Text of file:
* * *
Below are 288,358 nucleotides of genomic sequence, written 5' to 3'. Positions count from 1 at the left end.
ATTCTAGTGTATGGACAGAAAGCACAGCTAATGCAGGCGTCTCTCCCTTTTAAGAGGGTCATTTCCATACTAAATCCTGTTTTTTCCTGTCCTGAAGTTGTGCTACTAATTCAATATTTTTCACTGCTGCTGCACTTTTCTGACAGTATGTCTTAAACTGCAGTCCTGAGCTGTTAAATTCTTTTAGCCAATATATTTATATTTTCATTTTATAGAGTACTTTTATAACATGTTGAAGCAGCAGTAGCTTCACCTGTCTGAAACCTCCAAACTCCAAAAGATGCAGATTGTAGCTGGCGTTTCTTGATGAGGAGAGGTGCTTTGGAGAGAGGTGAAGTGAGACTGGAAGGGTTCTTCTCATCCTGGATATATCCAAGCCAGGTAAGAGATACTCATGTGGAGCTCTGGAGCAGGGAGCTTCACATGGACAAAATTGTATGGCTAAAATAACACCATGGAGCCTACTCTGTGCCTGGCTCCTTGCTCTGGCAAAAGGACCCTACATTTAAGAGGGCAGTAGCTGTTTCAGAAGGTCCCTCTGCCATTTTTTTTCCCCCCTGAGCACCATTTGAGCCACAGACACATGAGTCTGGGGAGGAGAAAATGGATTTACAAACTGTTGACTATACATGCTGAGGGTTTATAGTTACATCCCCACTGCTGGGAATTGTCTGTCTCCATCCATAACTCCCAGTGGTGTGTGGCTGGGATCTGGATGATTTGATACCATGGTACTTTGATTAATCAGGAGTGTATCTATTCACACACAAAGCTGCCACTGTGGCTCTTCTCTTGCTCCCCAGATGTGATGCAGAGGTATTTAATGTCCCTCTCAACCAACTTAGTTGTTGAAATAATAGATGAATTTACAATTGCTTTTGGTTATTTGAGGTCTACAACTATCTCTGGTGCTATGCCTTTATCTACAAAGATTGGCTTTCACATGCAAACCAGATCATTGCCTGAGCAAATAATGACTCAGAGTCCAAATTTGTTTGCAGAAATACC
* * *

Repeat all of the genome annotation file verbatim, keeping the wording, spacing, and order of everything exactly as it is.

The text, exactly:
Below are 288,358 nucleotides of genomic sequence, written 5' to 3'. Positions count from 1 at the left end.
ATTCTAGTGTATGGACAGAAAGCACAGCTAATGCAGGCGTCTCTCCCTTTTAAGAGGGTCATTTCCATACTAAATCCTGTTTTTTCCTGTCCTGAAGTTGTGCTACTAATTCAATATTTTTCACTGCTGCTGCACTTTTCTGACAGTATGTCTTAAACTGCAGTCCTGAGCTGTTAAATTCTTTTAGCCAATATATTTATATTTTCATTTTATAGAGTACTTTTATAACATGTTGAAGCAGCAGTAGCTTCACCTGTCTGAAACCTCCAAACTCCAAAAGATGCAGATTGTAGCTGGCGTTTCTTGATGAGGAGAGGTGCTTTGGAGAGAGGTGAAGTGAGACTGGAAGGGTTCTTCTCATCCTGGATATATCCAAGCCAGGTAAGAGATACTCATGTGGAGCTCTGGAGCAGGGAGCTTCACATGGACAAAATTGTATGGCTAAAATAACACCATGGAGCCTACTCTGTGCCTGGCTCCTTGCTCTGGCAAAAGGACCCTACATTTAAGAGGGCAGTAGCTGTTTCAGAAGGTCCCTCTGCCATTTTTTTTCCCCCCTGAGCACCATTTGAGCCACAGACACATGAGTCTGGGGAGGAGAAAATGGATTTACAAACTGTTGACTATACATGCTGAGGGTTTATAGTTACATCCCCACTGCTGGGAATTGTCTGTCTCCATCCATAACTCCCAGTGGTGTGTGGCTGGGATCTGGATGATTTGATACCATGGTACTTTGATTAATCAGGAGTGTATCTATTCACACACAAAGCTGCCACTGTGGCTCTTCTCTTGCTCCCCAGATGTGATGCAGAGGTATTTAATGTCCCTCTCAACCAACTTAGTTGTTGAAATAATAGATGAATTTACAATTGCTTTTGGTTATTTGAGGTCTACAACTATCTCTGGTGCTATGCCTTTATCTACAAAGATTGGCTTTCACATGCAAACCAGATCATTGCCTGAGCAAATAATGACTCAGAGTCCAAATTTGTTTGCAGAAATACC